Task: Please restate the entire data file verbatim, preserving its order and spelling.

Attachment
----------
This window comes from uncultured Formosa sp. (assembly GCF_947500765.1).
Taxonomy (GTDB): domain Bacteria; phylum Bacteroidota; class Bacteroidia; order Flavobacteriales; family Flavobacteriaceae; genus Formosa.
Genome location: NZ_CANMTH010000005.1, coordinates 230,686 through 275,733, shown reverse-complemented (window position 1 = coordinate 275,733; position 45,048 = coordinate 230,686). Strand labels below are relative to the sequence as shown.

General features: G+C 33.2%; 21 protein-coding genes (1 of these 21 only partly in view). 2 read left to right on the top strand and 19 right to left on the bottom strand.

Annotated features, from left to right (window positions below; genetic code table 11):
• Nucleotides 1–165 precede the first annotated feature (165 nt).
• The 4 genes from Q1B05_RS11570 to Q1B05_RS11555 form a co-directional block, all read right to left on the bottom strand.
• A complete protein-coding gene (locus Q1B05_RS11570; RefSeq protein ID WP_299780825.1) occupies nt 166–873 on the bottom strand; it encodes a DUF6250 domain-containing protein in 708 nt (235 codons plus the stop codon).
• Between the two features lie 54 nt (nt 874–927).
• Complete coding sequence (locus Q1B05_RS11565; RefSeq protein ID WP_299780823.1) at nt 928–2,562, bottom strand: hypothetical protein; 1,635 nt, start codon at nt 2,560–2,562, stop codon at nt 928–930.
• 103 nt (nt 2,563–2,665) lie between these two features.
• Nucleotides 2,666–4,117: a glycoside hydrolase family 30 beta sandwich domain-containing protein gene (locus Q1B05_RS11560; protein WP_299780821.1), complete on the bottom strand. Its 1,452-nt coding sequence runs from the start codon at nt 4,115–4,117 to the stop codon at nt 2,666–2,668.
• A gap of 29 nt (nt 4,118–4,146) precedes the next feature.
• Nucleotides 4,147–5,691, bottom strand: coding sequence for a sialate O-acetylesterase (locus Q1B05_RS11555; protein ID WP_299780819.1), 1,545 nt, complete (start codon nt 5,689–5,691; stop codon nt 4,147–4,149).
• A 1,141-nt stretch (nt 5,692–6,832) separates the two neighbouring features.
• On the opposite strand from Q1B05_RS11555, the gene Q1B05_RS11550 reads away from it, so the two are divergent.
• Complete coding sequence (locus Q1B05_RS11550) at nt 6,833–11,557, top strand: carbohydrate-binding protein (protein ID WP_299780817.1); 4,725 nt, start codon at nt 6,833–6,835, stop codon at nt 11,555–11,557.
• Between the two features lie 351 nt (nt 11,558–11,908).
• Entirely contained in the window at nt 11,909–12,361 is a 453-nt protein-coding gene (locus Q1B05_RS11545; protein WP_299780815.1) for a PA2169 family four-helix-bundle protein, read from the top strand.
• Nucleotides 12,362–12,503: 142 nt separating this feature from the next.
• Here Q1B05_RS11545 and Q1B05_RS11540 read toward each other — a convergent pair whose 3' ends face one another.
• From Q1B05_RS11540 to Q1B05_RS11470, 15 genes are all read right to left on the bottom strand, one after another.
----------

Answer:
This window comes from uncultured Formosa sp. (assembly GCF_947500765.1).
Taxonomy (GTDB): domain Bacteria; phylum Bacteroidota; class Bacteroidia; order Flavobacteriales; family Flavobacteriaceae; genus Formosa.
Genome location: NZ_CANMTH010000005.1, coordinates 230,686 through 275,733, shown reverse-complemented (window position 1 = coordinate 275,733; position 45,048 = coordinate 230,686). Strand labels below are relative to the sequence as shown.

General features: G+C 33.2%; 21 protein-coding genes (1 of these 21 only partly in view). 2 read left to right on the top strand and 19 right to left on the bottom strand.

Annotated features, from left to right (window positions below; genetic code table 11):
• Nucleotides 1–165 precede the first annotated feature (165 nt).
• The 4 genes from Q1B05_RS11570 to Q1B05_RS11555 form a co-directional block, all read right to left on the bottom strand.
• A complete protein-coding gene (locus Q1B05_RS11570; RefSeq protein ID WP_299780825.1) occupies nt 166–873 on the bottom strand; it encodes a DUF6250 domain-containing protein in 708 nt (235 codons plus the stop codon).
• Between the two features lie 54 nt (nt 874–927).
• Complete coding sequence (locus Q1B05_RS11565; RefSeq protein ID WP_299780823.1) at nt 928–2,562, bottom strand: hypothetical protein; 1,635 nt, start codon at nt 2,560–2,562, stop codon at nt 928–930.
• 103 nt (nt 2,563–2,665) lie between these two features.
• Nucleotides 2,666–4,117: a glycoside hydrolase family 30 beta sandwich domain-containing protein gene (locus Q1B05_RS11560; protein WP_299780821.1), complete on the bottom strand. Its 1,452-nt coding sequence runs from the start codon at nt 4,115–4,117 to the stop codon at nt 2,666–2,668.
• A gap of 29 nt (nt 4,118–4,146) precedes the next feature.
• Nucleotides 4,147–5,691, bottom strand: coding sequence for a sialate O-acetylesterase (locus Q1B05_RS11555; protein ID WP_299780819.1), 1,545 nt, complete (start codon nt 5,689–5,691; stop codon nt 4,147–4,149).
• A 1,141-nt stretch (nt 5,692–6,832) separates the two neighbouring features.
• On the opposite strand from Q1B05_RS11555, the gene Q1B05_RS11550 reads away from it, so the two are divergent.
• Complete coding sequence (locus Q1B05_RS11550) at nt 6,833–11,557, top strand: carbohydrate-binding protein (protein ID WP_299780817.1); 4,725 nt, start codon at nt 6,833–6,835, stop codon at nt 11,555–11,557.
• Between the two features lie 351 nt (nt 11,558–11,908).
• Entirely contained in the window at nt 11,909–12,361 is a 453-nt protein-coding gene (locus Q1B05_RS11545; protein WP_299780815.1) for a PA2169 family four-helix-bundle protein, read from the top strand.
• Nucleotides 12,362–12,503: 142 nt separating this feature from the next.
• Here Q1B05_RS11545 and Q1B05_RS11540 read toward each other — a convergent pair whose 3' ends face one another.
• From Q1B05_RS11540 to Q1B05_RS11470, 15 genes are all read right to left on the bottom strand, one after another.